There is no need to obtain a CRA business number for a sole proprietorship. However, in certain circumstances you will be required to register a HST number. If you have employees you will be required to register a payroll number. All of which can be done over the phone by calling the CRA business line.
The income and expenses from the sole proprietorship can be reported on your T1 Personal Income Tax return on the T2125 Statement of Business Activities form. You will be required to keep all your receipts for income tax purposes.
Much like a sole proprietorship, a partnership is not a separate legal entity. A partnership arises from the legal relationship between two or more people that join forces to start a business. The partners do not have limited liability from creditors and personal assets could be seized. This has given arise to several different partnership structures, including General Partnerships, Limited Partnerships, and Limited Liability Partnerships; each of which has a different level of personal liability.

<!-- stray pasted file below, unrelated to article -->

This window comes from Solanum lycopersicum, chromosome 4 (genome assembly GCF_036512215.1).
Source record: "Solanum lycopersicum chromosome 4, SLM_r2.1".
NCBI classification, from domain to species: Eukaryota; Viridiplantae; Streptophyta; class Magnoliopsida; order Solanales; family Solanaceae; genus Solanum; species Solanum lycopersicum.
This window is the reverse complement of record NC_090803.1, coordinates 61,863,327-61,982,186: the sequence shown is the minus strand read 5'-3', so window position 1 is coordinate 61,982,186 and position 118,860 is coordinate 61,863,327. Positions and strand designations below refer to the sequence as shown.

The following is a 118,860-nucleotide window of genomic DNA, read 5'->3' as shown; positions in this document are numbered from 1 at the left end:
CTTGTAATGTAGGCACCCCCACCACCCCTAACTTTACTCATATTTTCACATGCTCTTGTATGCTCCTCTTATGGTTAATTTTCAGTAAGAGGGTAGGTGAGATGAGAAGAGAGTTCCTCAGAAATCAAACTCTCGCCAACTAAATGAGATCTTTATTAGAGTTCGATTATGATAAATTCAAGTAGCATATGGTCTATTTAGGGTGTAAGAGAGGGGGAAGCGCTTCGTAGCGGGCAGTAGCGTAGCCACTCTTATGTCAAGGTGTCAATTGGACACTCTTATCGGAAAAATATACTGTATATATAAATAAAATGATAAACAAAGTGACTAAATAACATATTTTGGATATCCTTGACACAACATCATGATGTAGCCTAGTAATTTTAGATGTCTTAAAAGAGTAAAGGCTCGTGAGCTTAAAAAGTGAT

In a general partnership each partner is jointly and separately liable for the liabilities and obligations of the partnership. In this type of partnership, the partners do not have limited liability from creditors and personal assets could be at risk.
A limited partnership consists of a general and a limited partner. The limited partner has limited liability and only the initial investment is at risk to creditors. The general partner has unlimited liability.
A LLP is created under The Partnerships Act which allows certain professionals to practice under a LLP. The legislation states that the partner is not personally liable for any liabilities of the partnership that arise as a result of negligence by other partners of the LLP. The partners’ investment and the assets of the LLP can be at risk.
Although a partnership agreement is not required by law, it’s a very good idea to have one in place. The partnership agreement would help avoid disputes among the partners in the future. The partnership agreement should include the following:
- General governing rules regarding the partnership
- How to add or remove partners
- What happens in case of death of a partner
- How to divide and distribute profits and losses